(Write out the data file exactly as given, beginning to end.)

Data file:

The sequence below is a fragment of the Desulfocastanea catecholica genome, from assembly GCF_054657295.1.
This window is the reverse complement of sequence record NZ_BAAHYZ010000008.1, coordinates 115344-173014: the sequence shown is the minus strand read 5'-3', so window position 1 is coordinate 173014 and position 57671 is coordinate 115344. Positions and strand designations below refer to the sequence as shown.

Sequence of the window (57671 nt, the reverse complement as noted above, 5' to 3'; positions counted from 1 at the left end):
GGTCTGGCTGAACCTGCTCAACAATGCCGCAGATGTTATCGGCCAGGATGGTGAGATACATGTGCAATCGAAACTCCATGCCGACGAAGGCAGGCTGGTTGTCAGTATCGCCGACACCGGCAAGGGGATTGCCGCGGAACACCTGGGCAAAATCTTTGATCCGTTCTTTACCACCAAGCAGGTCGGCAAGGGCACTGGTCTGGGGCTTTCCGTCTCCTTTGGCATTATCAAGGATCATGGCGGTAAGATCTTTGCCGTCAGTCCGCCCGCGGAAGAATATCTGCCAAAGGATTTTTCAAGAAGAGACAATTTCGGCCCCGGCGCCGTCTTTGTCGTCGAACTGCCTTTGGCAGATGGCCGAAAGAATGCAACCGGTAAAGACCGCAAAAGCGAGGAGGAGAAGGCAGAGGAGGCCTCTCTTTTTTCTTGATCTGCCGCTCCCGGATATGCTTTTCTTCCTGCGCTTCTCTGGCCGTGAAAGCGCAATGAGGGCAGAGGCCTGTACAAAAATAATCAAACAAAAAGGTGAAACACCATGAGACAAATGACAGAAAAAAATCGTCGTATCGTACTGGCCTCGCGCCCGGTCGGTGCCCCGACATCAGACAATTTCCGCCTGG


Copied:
The sequence below is a fragment of the Desulfocastanea catecholica genome, from assembly GCF_054657295.1.
This window is the reverse complement of sequence record NZ_BAAHYZ010000008.1, coordinates 115344-173014: the sequence shown is the minus strand read 5'-3', so window position 1 is coordinate 173014 and position 57671 is coordinate 115344. Positions and strand designations below refer to the sequence as shown.

Sequence of the window (57671 nt, the reverse complement as noted above, 5' to 3'; positions counted from 1 at the left end):
GGTCTGGCTGAACCTGCTCAACAATGCCGCAGATGTTATCGGCCAGGATGGTGAGATACATGTGCAATCGAAACTCCATGCCGACGAAGGCAGGCTGGTTGTCAGTATCGCCGACACCGGCAAGGGGATTGCCGCGGAACACCTGGGCAAAATCTTTGATCCGTTCTTTACCACCAAGCAGGTCGGCAAGGGCACTGGTCTGGGGCTTTCCGTCTCCTTTGGCATTATCAAGGATCATGGCGGTAAGATCTTTGCCGTCAGTCCGCCCGCGGAAGAATATCTGCCAAAGGATTTTTCAAGAAGAGACAATTTCGGCCCCGGCGCCGTCTTTGTCGTCGAACTGCCTTTGGCAGATGGCCGAAAGAATGCAACCGGTAAAGACCGCAAAAGCGAGGAGGAGAAGGCAGAGGAGGCCTCTCTTTTTTCTTGATCTGCCGCTCCCGGATATGCTTTTCTTCCTGCGCTTCTCTGGCCGTGAAAGCGCAATGAGGGCAGAGGCCTGTACAAAAATAATCAAACAAAAAGGTGAAACACCATGAGACAAATGACAGAAAAAAATCGTCGTATCGTACTGGCCTCGCGCCCGGTCGGTGCCCCGACATCAGACAATTTCCGCCTGG